Wednesday, 14 October 2009


Despite the Government's policy of Every Child Matters which seeks to ensure the well-being of all children, the Government is itself responsible for abusing one group of children: those held in UK immigration centres.

A report published in Child Abuse and Neglect of 24 children between three months and 17 years old detained in Yarl's Wood Immigration Centre shows that 73% had developed clinically significant emotional and behavioural problems since being detained. None had previously had any such problems. According to the Guardian's review of the findings:
  • Eight children had lost weight since being detained,including a two-year old and a nine-year old who had both lost 10% of their body weight.
  • Three children had regressed and refused to feed themselves or would take only milk.
  • Most complained of recent health problems including abdominal pain, headache, coughing and vomiting. Two required hospital care.
  • Ten out of 11 children seen by a psychologist had begun to experience sleep problems including nightmares and difficulty falling or remaining asleep
  • Four children had bed-wetting, although they had previously been dry for a number of years and two started daytime soiling and wetting, indicators of severe stress.
  • Four children had regressed language skills, including one child who had become selectively mute.
  • All nine parents interviewed reported severe psychological distress, and six out of nine had contemplated suicide. Two were on suicide watch.

In rather deadpan fashion the report concludes that its findings support Australian research which suggested that 'detention is not in the best interests of the child'.

Most importantly the parents and children did not have access to the full range of assessment, support and treatment that they required and which they would have had access to if the children were attending a school.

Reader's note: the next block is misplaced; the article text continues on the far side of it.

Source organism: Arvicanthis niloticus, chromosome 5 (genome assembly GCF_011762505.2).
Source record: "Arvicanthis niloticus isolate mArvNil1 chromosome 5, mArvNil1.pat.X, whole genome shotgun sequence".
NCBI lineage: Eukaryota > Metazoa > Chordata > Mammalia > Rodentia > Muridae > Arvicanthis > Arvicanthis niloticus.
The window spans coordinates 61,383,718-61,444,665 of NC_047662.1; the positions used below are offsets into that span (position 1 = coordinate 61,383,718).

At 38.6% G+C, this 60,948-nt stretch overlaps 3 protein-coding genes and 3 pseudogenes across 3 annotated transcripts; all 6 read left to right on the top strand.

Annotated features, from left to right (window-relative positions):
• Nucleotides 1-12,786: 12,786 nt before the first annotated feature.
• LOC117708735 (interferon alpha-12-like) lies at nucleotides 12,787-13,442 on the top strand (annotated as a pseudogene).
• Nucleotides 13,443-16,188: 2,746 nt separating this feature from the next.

Brent has one of the highest populations of refugees and asylum seekers and as a Brent teacher I gained valuable knowledge in educating and caring for children who had often gone through the most horrendous experiences. Providing a safe and supportive place for them to talk and work through their experience, as well as access to other agencies, enabled them to benefit from school and because they were the most fluent English speakers in the family, they often acted as interpreters in the family's dealings with the authorities.

I believe that one of the reasons that detention is favoured by this Government, and previous ones, is that schools as institutions have become highly effective at mounting campaigns against the deportation of pupils as well as supporting their needs. Schools are legally required to support racial equality and often have policies committed to social justice. Refugee and asylum seeker's children establish friendships in the school and their families begin to make links with the local community. These friendships and connections challenge negative stereotypes as refugees and asylum seekers become real people, with names, characters, emotions and histories and earn the respect of the host community.

An exemplary approach to providing support for refugee children is provided in Brent by Salusbury World, a charity operating from Salusbury Primary School in Queen's Park. A BBC report on one family's experience can be seen here: Child Abuse by UK Border Agency

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